Experts estimate about 30,000 people per year are dying alone in Japan and many have bodies discovered weeks later. Yoshinori Ishimi, who runs the Anshin Net service that cleans up afterwards, believes the true figure is “twice or three times that” (60,000 to 90,000)
A combination of uniquely Japanese cultural, social and demographic factors have compounded the problem.
Japan’s social safety net has failed to keep pace – with the burden still on the family to look after the elderly.
There is a rising of single people and the size of the family becoming smaller.
In the past three decades, Japan has seen the share of single-occupant households more than double to 14.5 per cent of the total population, the rise driven mainly by men in their 50s and women in their 80s and older.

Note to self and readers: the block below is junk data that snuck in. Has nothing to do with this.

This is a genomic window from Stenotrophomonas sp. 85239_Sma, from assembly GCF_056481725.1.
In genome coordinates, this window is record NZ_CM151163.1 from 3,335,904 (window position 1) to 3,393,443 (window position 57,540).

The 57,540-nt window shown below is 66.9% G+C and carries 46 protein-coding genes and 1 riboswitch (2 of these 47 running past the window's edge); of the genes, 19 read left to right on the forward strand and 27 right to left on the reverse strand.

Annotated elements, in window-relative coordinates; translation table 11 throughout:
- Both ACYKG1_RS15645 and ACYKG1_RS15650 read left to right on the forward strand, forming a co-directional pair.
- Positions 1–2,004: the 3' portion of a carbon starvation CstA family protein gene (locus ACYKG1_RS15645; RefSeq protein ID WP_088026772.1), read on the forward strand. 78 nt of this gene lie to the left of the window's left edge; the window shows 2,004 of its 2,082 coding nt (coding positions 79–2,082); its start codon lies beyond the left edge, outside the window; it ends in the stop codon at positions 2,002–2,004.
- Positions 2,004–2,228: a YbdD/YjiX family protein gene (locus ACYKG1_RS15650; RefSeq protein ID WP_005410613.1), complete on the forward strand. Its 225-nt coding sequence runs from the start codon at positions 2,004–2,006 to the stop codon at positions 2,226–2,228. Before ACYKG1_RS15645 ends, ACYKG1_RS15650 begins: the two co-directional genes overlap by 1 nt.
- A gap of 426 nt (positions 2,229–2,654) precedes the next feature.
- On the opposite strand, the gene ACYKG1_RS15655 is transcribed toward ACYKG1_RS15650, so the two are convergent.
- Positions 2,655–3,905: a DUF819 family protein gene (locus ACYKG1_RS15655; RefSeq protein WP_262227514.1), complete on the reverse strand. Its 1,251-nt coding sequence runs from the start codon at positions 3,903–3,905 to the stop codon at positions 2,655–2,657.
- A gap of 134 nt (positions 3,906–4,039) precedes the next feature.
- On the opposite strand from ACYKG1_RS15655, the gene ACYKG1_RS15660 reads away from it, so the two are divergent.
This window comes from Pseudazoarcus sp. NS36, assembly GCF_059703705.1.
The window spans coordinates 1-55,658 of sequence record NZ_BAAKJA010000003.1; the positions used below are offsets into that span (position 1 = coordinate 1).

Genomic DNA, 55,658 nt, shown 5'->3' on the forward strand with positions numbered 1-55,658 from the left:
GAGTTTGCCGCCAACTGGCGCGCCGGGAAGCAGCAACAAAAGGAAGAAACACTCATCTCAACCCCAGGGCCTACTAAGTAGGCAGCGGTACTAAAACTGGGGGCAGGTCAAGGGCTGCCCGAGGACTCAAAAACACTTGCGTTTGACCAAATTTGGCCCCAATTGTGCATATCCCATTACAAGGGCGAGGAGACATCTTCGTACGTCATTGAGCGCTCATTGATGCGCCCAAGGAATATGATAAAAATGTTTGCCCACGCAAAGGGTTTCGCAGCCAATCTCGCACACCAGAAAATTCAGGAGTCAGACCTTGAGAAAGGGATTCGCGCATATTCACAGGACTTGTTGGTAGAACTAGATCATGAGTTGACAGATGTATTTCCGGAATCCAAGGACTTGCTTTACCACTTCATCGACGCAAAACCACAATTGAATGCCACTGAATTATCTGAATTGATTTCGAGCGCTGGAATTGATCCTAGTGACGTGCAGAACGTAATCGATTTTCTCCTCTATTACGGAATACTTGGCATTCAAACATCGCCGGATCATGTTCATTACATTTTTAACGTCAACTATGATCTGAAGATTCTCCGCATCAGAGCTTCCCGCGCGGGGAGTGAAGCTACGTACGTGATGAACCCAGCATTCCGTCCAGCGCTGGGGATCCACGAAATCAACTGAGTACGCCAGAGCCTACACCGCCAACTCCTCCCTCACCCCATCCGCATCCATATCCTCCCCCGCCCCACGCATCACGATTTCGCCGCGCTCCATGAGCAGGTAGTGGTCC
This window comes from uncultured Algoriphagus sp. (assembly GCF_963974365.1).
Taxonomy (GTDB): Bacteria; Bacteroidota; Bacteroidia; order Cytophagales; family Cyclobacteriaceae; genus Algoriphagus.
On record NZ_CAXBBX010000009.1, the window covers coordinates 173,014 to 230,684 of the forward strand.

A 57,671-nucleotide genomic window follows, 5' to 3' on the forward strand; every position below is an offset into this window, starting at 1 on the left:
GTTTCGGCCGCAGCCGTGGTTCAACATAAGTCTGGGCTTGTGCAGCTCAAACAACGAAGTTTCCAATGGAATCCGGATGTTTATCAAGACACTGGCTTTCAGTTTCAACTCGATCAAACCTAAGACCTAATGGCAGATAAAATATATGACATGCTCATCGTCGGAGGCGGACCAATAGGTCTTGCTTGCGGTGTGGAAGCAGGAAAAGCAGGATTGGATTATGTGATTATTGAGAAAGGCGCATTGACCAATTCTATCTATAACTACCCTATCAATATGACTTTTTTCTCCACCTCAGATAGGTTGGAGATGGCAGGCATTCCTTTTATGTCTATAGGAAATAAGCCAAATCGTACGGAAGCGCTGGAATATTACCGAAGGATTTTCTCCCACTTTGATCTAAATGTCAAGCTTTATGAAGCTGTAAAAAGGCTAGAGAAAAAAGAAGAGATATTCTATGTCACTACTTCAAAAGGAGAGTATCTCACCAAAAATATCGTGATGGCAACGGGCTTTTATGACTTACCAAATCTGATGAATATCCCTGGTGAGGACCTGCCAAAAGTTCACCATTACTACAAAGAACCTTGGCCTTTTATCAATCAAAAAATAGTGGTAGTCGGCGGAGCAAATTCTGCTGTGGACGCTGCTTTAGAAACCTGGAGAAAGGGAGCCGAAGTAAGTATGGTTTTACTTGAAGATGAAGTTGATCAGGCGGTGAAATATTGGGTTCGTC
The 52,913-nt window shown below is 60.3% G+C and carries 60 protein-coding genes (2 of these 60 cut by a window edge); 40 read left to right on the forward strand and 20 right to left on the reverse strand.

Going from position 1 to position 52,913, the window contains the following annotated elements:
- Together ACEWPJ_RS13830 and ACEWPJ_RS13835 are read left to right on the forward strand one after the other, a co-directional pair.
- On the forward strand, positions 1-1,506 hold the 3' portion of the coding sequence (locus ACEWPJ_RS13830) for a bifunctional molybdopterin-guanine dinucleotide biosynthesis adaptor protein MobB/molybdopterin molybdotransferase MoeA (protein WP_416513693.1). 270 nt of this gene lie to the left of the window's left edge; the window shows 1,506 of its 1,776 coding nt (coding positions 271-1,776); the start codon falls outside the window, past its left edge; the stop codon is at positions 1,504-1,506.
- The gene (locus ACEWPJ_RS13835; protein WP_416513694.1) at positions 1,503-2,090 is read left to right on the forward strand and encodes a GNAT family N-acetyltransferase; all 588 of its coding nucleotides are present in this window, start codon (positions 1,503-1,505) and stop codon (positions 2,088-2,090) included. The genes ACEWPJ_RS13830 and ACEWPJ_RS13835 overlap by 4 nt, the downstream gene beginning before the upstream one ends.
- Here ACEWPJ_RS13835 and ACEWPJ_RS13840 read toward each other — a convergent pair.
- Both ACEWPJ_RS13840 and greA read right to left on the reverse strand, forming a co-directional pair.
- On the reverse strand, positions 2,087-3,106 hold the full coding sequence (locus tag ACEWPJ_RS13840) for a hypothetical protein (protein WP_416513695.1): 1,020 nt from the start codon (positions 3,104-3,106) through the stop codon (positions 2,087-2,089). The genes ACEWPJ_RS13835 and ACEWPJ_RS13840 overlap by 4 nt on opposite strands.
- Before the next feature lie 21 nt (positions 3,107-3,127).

In a bid to be polite, elderly Japanese people fear to disturb their neighbors even to ask for help in the most trifling matters, resulting in a lack of interaction and isolation, expert Fujimori said.
Some 15 per cent of elderly Japanese people living alone report having only one conversation a week, compared to five per cent of their peers in Sweden, 6 per cent in the US and 8 per cent in Germany, according to a Japanese government study.
In 2016, there were an estimated 1,296,000 deaths in Japan. There were 981,000 births in 2016. The population fell by 315,000.
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